I decided to read Fahrenheit 451. I got the 40th anniversary edition with a new foreword by the author, Ray Bradbury. I always liked this little glimpse to the author’s mind. Bradbury, however, gave me more than I would’ve expected. Here’s what he wrote:
(…) a prediction that my Fire Chief, Beatty, made in 1953, halfway through my book. It had to do with books being burned without matches or fire. Because you don’t have to burn books, do you, if the world starts to fill up with nonreaders, nonlearners, nonknowers? If the world wide-screen-basketballs and -footballs itself to drown in MTV, no Beattys are needed to ignite the kerosene or hunt the reader. If the primary grades suffer meltdown and vanish through the cracks and ventilators of the schoolroom, who, after a while, will know or care?
All is not lost, of course. There is still time if we judge teachers, students, and parents, hold them accountable on the same scale, if we truly test teachers, students, and parents, if we make everyone responsible for quality, if we insure that by the end of its sixth year every child in every country can live in libraries to learn almost by osmosis, then our drug, street-gang, rape, and murder scores will suffer themselves near zero. But the Fire Chief, in mid-novel, says it all, predicting the one-minute TV commercial with three images per second and no respite from the bombardment. Listen to him, know what he says, then go sit with your child, open a book, and turn the page.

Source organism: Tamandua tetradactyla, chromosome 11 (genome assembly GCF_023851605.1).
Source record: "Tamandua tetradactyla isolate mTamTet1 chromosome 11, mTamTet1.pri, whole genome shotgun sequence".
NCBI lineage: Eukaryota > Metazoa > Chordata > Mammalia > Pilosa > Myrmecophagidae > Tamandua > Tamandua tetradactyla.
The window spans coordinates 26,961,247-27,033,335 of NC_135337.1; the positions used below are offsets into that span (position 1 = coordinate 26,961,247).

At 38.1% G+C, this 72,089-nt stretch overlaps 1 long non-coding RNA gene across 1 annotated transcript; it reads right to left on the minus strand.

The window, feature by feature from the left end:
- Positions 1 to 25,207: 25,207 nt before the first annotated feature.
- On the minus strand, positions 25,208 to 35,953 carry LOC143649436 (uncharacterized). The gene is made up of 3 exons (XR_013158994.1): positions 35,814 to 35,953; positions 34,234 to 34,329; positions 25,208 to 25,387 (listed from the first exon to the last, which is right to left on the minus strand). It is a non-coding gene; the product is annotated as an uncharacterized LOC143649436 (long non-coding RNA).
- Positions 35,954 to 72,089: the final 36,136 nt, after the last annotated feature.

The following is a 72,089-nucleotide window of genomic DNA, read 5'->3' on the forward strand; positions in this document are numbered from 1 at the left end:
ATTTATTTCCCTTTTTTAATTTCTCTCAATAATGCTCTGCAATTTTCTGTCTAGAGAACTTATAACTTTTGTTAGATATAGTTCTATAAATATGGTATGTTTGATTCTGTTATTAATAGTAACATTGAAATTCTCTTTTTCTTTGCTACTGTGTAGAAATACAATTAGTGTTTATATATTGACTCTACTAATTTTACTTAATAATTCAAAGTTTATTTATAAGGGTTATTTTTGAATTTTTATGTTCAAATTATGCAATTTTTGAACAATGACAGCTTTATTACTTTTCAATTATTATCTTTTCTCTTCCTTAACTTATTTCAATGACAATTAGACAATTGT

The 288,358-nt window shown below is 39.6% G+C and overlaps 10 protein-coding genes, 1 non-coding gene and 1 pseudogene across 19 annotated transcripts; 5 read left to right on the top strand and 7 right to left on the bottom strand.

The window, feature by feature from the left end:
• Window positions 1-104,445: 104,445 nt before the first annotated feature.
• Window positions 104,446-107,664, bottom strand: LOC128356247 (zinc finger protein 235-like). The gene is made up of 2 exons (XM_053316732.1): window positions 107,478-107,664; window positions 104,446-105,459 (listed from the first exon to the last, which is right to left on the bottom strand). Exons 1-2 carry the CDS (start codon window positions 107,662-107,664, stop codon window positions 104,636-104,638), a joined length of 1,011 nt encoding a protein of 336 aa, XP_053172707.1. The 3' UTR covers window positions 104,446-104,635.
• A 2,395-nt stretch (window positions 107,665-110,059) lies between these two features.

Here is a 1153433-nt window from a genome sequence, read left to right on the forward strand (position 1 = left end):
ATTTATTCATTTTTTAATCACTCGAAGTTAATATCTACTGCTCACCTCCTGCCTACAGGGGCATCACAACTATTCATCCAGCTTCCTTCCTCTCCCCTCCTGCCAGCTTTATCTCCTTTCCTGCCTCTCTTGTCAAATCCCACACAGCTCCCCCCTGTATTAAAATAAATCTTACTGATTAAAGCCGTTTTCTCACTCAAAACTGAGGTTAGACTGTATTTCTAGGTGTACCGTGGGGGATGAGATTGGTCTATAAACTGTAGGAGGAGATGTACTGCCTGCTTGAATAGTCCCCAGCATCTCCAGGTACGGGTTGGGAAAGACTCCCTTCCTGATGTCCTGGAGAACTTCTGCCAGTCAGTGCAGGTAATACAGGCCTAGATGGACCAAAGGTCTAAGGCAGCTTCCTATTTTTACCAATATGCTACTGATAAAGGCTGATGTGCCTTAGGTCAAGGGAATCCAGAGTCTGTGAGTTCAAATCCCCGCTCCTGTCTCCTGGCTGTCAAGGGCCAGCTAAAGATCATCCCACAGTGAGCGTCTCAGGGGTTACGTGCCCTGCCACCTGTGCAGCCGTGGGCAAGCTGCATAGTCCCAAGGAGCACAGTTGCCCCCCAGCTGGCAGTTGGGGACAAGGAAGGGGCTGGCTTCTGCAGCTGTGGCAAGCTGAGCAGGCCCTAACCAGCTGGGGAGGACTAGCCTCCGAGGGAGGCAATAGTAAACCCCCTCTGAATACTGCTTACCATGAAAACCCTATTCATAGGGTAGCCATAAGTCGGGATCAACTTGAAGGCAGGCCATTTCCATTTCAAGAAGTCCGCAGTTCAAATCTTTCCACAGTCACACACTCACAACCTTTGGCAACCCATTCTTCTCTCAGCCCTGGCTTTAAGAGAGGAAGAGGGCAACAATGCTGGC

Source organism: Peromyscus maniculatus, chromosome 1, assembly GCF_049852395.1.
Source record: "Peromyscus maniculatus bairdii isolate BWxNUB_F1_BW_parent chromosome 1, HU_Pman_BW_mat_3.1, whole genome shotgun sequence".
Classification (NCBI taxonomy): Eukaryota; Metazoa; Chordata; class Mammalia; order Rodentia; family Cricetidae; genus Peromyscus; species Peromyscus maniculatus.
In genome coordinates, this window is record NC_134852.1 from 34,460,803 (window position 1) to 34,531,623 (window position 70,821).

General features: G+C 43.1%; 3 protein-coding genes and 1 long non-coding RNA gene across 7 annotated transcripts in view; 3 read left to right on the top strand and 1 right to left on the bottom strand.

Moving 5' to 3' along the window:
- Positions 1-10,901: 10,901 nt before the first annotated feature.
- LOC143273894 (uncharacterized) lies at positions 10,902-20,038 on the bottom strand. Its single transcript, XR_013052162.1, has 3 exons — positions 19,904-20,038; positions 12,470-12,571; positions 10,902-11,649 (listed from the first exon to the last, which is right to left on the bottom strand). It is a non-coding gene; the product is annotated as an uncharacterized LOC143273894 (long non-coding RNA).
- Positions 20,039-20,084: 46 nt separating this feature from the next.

I couldn’t agree more. What good is it to have books and not read them? I never understood people who say they don’t like to read. It makes no sense at all to me. It’s like saying you don’t like to breathe.
I’ve heard kids saying they don’t like to read. I can understand that. But that’s only because they haven’t found the right books yet. We all go through reading books we don’t like, but for little kids, because reading is a skill they have not yet mastered, they struggle more. They don’t know yet what genre they like, and they are not well equipped to understand all that’s in between the lines. They can only see what’s on the surface. They haven’t learned to look at a book with critical eyes and see what’s not so obvious.
Adults, however, have the skill to analyze a book, to get the hidden meaning of it, to use it as a tool to make them ponder about bigger issues. Adults have the ability to discern what they do or do not like about a book, and they understand the true value of it.
So go, grab a book and read it. Go to your local library or bookstore and get a new book. Set a goal for yourself to read a certain amount of books and do it. A book a month? A book a week? A chapter a day? It doesn’t matter. What really matters is to read something. And if you need recommendations, ask the librarian, ask the internet, ask me. There are millions of books out there just waiting to be discovered, to be devoured.